dinsdag 10 augustus 2010

Are the banks finally awake? ABN Amro is for sure!

My latest blogpost “Failing system banks, sprouting technologies and chicken-hearted governments It is Crowdfunding Time!!” covered, in my opinion, the failing approach towards Crowdfunding by governments and the lack of risk taking behavior within the large system banks due to their own governance strategies. Surprisingly ABN Amro, last week announced their involvement in the realization of a Crowdfunding platform named Seeds(NL only).

As you might know this blog is dedicated to cover all subjects related to Crowdfunding, so this development couldn’t pass by unnoticed. Firstly for a deeper understanding of ABN Amro’s move and for everybody who isn’t familiar with the ABN AAmro bank, please allow me to take you on a tour true history (provided by Wikipedia);

The bank has a long history of acquisitions and mergers that dates back to 1765. ABN AMRO was created in 1991 as a merger between Algemene Bank Nederland (ABN) and Amsterdam and Rotterdam Bank (AMRO). By 2007 ABN AMRO was the second largest bank in the Netherlands and eight largest banks in Europe by assets. At that time the magazine The Banker and Fortune Global 500 placed the bank at number 15th in the list of world’s biggest banks and it had operations in 63 countries, with over 110,000 employees.

In 2007 the bank was acquired, in what was at that time the biggest bank takeover in history, by a consortium made up of the Royal Bank of Scotland Group, Fortis bank and Banco Santander, of which the first two got into serious trouble as a result of the takeover. The large amount of debt that had been created to fund the takeover had depleted the banks reserves just at the time the Financial crisis of 2007–2010 started. As a result the Dutch government took over and nationalized the Dutch parts of the operations which had primarily been allocated to Fortis to stop it failing. The UK government took effective control over the divisions allocated to RBS due to its financial bail-out of the Scottish bank. The remaining parts of ABN AMRO held by the consortiums RFS Holdings B.V., notably the overseas businesses, were merged with RBS, Santandar, sold off or shut down.

So, in short the Dutch government paid somewhere around 30 billion euro (Tax payer’s money) to acquire ABN Amro, resulting in an average contribution of each Dutch person of 1875 euro! Making ABN Amro on itself already a Crowdfunded bank. The skeptism from professionals in the market about earning back the tax payers’money have been spread last months. Fortunately this blog does not require me to assess the chances ABN Amro will pay back this tax payers money, but to assess the motives behind ABN Amro’s initiative to start a Crowdfunding platform and more importantly does it seem attainable that ABN will succeed in setting up their Crowdfunding platform.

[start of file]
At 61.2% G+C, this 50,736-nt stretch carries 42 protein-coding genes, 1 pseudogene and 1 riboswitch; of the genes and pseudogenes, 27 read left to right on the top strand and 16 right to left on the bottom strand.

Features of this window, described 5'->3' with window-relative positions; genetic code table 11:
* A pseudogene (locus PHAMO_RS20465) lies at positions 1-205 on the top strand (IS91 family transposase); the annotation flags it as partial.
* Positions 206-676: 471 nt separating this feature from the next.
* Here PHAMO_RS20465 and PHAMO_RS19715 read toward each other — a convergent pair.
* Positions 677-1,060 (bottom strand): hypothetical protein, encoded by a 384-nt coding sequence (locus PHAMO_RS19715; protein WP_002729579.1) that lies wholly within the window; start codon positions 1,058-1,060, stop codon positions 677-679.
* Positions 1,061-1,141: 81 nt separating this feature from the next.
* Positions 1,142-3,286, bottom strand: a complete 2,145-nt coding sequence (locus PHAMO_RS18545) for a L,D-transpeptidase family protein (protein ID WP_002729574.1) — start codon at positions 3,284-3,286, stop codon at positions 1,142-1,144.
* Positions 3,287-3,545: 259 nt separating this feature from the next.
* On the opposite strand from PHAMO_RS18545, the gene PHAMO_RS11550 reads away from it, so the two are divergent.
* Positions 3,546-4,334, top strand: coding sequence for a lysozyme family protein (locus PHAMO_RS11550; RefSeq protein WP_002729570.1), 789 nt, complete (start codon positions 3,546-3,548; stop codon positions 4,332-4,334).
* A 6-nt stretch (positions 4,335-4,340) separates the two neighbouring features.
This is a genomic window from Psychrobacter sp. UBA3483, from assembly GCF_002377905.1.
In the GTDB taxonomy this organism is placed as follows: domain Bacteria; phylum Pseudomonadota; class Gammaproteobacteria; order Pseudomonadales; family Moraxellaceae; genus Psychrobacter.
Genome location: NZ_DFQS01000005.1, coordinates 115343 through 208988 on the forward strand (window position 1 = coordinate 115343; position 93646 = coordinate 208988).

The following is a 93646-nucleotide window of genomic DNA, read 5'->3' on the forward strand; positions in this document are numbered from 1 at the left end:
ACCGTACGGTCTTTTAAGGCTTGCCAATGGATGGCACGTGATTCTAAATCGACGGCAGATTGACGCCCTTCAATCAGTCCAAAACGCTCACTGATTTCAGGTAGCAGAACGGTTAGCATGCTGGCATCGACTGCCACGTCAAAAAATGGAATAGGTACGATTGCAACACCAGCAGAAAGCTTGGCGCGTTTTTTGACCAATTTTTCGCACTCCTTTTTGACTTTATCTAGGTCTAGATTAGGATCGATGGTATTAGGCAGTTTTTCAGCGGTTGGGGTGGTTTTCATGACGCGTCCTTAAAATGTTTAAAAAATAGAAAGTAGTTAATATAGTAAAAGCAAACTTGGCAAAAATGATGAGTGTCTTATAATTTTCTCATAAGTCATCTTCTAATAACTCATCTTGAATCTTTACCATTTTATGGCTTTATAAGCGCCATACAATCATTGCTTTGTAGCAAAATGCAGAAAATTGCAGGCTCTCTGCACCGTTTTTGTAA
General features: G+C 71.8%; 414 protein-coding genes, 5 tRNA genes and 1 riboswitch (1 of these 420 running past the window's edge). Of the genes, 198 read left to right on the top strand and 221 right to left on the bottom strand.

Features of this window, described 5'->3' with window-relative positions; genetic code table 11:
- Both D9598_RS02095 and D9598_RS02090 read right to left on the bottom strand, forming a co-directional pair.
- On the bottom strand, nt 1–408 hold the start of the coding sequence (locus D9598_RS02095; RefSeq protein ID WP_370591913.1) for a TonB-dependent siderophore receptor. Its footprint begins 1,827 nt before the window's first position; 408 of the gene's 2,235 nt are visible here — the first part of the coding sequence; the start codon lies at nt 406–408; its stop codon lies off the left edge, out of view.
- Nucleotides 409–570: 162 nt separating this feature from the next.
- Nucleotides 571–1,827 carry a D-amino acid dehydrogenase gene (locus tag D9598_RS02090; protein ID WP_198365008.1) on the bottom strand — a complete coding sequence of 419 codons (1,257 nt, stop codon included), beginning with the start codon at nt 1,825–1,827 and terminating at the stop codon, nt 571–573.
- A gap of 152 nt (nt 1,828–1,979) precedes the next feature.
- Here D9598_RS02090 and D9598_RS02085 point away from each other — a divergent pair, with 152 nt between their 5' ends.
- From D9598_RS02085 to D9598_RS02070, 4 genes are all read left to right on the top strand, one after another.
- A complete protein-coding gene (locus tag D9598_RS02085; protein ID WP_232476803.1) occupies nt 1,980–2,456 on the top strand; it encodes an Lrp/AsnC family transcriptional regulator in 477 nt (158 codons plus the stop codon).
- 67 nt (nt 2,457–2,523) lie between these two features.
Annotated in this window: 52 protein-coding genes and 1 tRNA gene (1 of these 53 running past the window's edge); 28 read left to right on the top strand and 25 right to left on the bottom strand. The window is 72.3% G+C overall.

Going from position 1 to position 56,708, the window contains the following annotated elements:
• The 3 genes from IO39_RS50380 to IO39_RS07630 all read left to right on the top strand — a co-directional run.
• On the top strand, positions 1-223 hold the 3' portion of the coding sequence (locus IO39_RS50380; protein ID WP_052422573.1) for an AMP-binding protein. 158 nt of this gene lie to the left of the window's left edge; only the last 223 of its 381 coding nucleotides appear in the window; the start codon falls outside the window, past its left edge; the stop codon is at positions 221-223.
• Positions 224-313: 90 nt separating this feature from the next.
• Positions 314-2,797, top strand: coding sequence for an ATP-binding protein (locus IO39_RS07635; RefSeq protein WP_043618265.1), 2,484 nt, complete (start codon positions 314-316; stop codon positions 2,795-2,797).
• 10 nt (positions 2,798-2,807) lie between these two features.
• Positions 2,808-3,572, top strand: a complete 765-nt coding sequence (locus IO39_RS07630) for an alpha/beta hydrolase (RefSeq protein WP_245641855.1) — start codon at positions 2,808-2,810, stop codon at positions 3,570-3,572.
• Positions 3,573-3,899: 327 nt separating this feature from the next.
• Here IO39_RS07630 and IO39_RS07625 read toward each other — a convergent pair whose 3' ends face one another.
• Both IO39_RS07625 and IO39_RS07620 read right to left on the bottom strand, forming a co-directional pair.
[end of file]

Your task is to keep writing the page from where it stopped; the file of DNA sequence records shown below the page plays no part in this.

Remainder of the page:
Why Crowdfunding?
For starters one reason could be that Crowdfunding is a new buzz word in the blogosphere. Many platforms have sprouted recently and my estimate is that the number of Crowdfunding platforms run in the dozens. Obviously not all targeted at the same niche, but the fundamentals behind Crowdfunding are used in all of them (e.g. a lot of people X a little money = a lot of money). Maybe ABN Amro wants to tap into an emerging market? However given the little short term earning potential, much money needs to be invested before Crowdfunding becomes mainstream and is able to really contribute to ABN’s bottom line.

Another reason could be that this Crowdfunding plan is part of a greater scheme to get closer to their customers. ABN Amro already tried the social road in 2009 with their Flametree network, a b2b network made in order to connect entrepreneurs. Unfortunately this attempt by ABN Amro was killed in January 2010.When Pascal Spelier (director Flametree) was asked why the project was terminated the reasons was simple;

“The last few months we searched for a potential buyer or strategic partner for the Flametree project, however despite our best attempts this approach has failed due to the economic climate.”

Simply said; the investment into Flametree had gone up in flames and there was no money left for further investments.. So it seems unlikely that Seeds is a revamped version of the Flametree project. And the fractured introduction don’t seem to support any evidence for a greater scheme to get closer to customers.
As the most relevant and legitimate motivation to start a crowdfunding platform, I do think that the Seeds platform will provide ABN Amro the opportunity to sell their services to (nascent) entrepreneurs. And if this would be the main motivation for ABN to enter the realm of Crowdfunding it will prove the Crowdfunding industry a favor by advocating and plugging Crowdfunding – making Crowdfunding mainstream and providing legitimacy for the concept as a whole.

Kind regards,

Thomas Crowd